Does it seem like nothing new or bold has come out of your new product development pipeline lately? All that seems to emerge are “safe bets” and slam dunks. You know, incremental improvements you have high confidence the development team can design, the operational team can make, and the sales team can sell.
On the surface that seems like a sound approach to managing your NPD pipeline. After all what’s there not to like about developing products that we can make and sell? Absolutely nothing! This is the ultimate goal of a repeatable idea to launch framework (your NPD system).
The problem isn’t the goal but rather the reality of the competitive landscape.
The competitive landscape changes over time. What customers want today is not necessarily what they want tomorrow. This is especially true for high-tech and consumer products.
New innovations are constantly entering the market creating new capabilities that lead to new realities, which often means a whole new way for customers to get their jobs done more effectively. Just think about what happened to typewriter manufacturers when desktop publishing and laser printers hit the market.
People still had the same basic jobs to get done: communicate with people through the written word – but desktop publishing and laser printers provided a superior set of features and benefits that put the typewriter industry out of business.
If we stick to doing only what we think we can do, we may very well find ourselves obsolete and irrelevant in the not too distant future.
It’s a story that is told over and over again inside and outside of high-tech markets. No one is immune. (see my blog post on what business are you in.)
Why does this happen? In an attempt to eliminate product launch failures, many companies make the mistake of taking all risk out their new product development portfolios. Incremental improvements and line extensions are far easier to predict and execute than new-to-market products. But as we know from experience, a portfolio dominated by incremental improvements will eventually lead to stagnation and market decline.
Another reason incremental products dominate our new product development portfolio is that our NPD systems become too bureaucratic. An “end in itself” versus a “means to an end.” Our NPD approaches become etched in stone. We begin to have the same NPD conversations with the same people year after year, and falsely believe we are capturing the voice-of-customer. Or worse, we think we know the market so well; therefore, we think we know what people need, so we don’t even try to talk to real customers.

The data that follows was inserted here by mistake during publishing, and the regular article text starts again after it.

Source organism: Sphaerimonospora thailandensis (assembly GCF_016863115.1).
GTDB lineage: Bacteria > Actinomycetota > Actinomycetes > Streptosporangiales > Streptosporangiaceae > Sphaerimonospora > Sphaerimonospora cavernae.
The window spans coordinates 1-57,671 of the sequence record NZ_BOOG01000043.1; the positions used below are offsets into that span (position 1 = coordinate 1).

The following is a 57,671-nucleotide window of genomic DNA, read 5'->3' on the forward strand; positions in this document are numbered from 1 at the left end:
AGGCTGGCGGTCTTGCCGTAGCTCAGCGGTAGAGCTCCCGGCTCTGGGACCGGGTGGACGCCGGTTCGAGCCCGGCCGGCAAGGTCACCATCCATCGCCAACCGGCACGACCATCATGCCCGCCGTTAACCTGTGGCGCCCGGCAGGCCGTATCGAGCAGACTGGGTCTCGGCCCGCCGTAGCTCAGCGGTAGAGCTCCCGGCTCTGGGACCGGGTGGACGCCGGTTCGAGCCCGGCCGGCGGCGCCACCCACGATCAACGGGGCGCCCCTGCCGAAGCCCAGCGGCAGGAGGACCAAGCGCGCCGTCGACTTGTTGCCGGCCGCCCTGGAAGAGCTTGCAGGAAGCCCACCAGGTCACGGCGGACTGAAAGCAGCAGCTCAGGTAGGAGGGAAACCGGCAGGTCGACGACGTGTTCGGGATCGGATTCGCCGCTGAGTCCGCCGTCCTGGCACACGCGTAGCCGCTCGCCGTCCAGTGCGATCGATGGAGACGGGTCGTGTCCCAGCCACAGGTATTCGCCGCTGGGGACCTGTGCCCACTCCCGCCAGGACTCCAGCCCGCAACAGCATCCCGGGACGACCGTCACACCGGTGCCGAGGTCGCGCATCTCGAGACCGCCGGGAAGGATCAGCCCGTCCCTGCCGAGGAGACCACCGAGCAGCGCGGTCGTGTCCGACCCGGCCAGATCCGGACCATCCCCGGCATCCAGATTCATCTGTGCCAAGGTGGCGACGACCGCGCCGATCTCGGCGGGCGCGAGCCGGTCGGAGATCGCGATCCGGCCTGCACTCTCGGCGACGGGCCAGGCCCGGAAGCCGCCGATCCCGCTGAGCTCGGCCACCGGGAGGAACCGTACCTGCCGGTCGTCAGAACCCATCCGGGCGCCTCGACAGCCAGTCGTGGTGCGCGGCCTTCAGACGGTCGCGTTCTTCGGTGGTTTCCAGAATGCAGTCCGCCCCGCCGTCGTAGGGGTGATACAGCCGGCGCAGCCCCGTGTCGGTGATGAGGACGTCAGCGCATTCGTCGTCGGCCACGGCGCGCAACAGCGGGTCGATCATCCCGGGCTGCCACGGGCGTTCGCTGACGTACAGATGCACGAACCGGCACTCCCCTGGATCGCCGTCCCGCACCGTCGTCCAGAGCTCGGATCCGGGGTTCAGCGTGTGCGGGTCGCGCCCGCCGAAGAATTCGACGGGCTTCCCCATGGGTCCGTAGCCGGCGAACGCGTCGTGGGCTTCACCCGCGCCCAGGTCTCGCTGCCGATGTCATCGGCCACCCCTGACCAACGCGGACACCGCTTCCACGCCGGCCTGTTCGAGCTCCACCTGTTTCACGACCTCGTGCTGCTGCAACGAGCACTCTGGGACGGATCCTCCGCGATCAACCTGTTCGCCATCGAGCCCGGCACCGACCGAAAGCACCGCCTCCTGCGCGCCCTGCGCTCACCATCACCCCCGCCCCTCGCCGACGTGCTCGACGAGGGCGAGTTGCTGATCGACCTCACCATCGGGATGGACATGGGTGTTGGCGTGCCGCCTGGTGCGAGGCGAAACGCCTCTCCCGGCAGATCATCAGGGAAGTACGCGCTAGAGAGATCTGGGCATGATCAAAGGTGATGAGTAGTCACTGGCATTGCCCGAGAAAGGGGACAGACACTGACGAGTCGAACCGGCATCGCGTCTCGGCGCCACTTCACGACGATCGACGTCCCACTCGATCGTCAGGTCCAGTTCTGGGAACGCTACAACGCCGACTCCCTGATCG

What can we do about it?
The first thing a company must do is recapture its entrepreneurial spirit.
The entrepreneur spirit is to think differently to see and create new possibilities and take action on these possibilities to create new realities.
It’s about questioning fundamental assumptions about how things work (e.g. what are the real jobs people are trying to get done). Then innovate and come up with better ways to solve people’s real jobs to be done, based on insights learned as we test our assumptions and present our value propositions to real people (early market customers and partners).
Secondly, we need to allocate time and resources for entrepreneurial activities to succeed.
This can be a real challenge for companies, especially smaller companies who are already trying to do too much with too few resources (see my article: got too many ideas …). But if innovation is a strategic priority, we must resource it and not short change it. No time for lip service – walk the talk and make innovation a strategic priority.
We also have to recognize that early stage innovation projects require a different product development approach than what is used for incremental and line extension projects.
Innovation projects require more experimentation and learning. And if it’s a new-to-market concept, this includes learning what customers really want, even when they can’t tell us. And learning how to communicate and deliver the customer value and get to profitability first, then scale. It’s more than building a widget – it’s more about creating customers and a repeatable and predictable sales process.
Incremental and line extensions have their place in product development portfolios.
Especially markets that are experiencing good growth. Not to exploit a market opportunity with platform strategies and line extensions is an execution failure. But if incremental projects are the only type of projects in your portfolio – it’s out of balance and will eventually result in me-too product doldrums and declining sales. Take heed of Theodore Levitt’s observation in Marketing Myopia: “Every major industry was once a growth industry.” There is no escaping this business reality.
Rekindle the entrepreneurial spirit and create a balanced risk/reward portfolio that will provide predictable growth and market leadership. Nothing great ever happens without taking on calculate risk.
Find your entrepreneurial spirit and out innovate your competitors – your customers will reward you handsomely!